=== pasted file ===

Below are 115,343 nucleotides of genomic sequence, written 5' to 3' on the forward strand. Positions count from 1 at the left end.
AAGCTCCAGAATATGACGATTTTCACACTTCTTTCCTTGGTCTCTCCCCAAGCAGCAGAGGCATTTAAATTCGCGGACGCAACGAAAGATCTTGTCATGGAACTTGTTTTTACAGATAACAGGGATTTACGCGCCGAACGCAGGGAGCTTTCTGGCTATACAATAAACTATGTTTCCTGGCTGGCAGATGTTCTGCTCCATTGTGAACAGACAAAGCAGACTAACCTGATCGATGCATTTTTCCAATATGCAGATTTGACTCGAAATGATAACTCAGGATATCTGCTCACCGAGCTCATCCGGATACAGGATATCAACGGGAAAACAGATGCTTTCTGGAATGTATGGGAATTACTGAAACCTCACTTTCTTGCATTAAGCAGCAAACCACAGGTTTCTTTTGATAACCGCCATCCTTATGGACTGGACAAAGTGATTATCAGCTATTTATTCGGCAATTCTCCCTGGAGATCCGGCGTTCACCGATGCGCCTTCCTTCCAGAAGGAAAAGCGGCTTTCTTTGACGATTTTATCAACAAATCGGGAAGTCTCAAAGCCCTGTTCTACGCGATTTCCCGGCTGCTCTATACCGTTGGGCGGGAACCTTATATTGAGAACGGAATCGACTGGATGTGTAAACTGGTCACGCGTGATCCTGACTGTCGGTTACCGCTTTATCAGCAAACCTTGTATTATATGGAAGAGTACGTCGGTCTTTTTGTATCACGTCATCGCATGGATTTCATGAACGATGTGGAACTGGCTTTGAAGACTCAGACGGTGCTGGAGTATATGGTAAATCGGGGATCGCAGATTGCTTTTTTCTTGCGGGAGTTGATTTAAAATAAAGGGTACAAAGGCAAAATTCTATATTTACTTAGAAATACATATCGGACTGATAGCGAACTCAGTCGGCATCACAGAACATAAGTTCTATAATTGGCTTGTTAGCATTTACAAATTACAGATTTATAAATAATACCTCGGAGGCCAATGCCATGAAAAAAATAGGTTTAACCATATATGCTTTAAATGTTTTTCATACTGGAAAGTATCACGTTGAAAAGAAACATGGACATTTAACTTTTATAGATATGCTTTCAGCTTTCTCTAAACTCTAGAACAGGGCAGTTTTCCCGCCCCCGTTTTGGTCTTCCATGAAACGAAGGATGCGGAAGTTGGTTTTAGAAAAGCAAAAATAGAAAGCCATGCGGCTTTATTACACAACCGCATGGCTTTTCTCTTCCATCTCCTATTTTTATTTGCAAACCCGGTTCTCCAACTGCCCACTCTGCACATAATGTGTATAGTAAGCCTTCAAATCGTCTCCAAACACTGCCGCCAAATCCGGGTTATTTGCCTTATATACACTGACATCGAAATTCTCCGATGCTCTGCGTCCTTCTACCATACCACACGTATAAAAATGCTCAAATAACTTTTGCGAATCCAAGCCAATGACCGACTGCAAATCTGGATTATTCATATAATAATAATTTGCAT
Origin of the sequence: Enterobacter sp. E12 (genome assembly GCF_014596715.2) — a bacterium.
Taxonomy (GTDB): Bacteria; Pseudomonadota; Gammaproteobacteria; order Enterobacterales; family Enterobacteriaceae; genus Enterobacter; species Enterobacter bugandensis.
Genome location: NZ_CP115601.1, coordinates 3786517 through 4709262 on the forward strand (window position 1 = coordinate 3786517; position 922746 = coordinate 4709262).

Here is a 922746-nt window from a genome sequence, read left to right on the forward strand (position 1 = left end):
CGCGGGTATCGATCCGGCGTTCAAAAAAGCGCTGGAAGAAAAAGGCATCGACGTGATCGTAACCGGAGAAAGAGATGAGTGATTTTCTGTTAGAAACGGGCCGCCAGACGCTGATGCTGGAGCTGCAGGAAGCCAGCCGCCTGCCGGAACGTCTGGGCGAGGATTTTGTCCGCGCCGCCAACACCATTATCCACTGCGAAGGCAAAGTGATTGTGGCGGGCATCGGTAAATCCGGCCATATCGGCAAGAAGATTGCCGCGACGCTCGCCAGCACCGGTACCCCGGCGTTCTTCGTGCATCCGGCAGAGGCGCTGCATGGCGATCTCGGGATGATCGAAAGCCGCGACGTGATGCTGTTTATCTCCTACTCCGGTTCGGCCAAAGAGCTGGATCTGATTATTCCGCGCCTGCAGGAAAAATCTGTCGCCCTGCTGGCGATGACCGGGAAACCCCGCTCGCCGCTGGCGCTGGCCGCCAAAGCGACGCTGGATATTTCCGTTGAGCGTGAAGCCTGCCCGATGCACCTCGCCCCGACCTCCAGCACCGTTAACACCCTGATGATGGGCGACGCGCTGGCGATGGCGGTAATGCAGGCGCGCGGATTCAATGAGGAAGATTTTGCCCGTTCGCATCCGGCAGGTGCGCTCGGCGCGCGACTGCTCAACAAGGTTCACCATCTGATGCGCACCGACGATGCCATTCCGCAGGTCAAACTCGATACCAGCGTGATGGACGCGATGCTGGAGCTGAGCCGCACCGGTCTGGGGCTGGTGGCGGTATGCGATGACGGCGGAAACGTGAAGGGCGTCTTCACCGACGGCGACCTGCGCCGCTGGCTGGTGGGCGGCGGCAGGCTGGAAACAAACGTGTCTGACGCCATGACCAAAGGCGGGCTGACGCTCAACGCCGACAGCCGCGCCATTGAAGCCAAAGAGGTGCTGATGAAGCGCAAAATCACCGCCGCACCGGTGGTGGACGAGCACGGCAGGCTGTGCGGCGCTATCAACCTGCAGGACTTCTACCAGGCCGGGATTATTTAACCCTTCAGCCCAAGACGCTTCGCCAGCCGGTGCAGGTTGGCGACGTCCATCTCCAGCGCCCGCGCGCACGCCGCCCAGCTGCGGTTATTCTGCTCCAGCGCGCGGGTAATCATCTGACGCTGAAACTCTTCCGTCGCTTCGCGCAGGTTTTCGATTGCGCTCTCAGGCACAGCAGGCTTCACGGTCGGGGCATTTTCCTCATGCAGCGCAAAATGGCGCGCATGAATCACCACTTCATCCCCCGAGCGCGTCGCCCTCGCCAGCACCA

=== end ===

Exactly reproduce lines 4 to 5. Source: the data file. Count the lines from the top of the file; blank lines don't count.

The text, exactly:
Taxonomy (GTDB): Bacteria; Pseudomonadota; Gammaproteobacteria; order Enterobacterales; family Enterobacteriaceae; genus Enterobacter; species Enterobacter bugandensis.
Genome location: NZ_CP115601.1, coordinates 3786517 through 4709262 on the forward strand (window position 1 = coordinate 3786517; position 922746 = coordinate 4709262).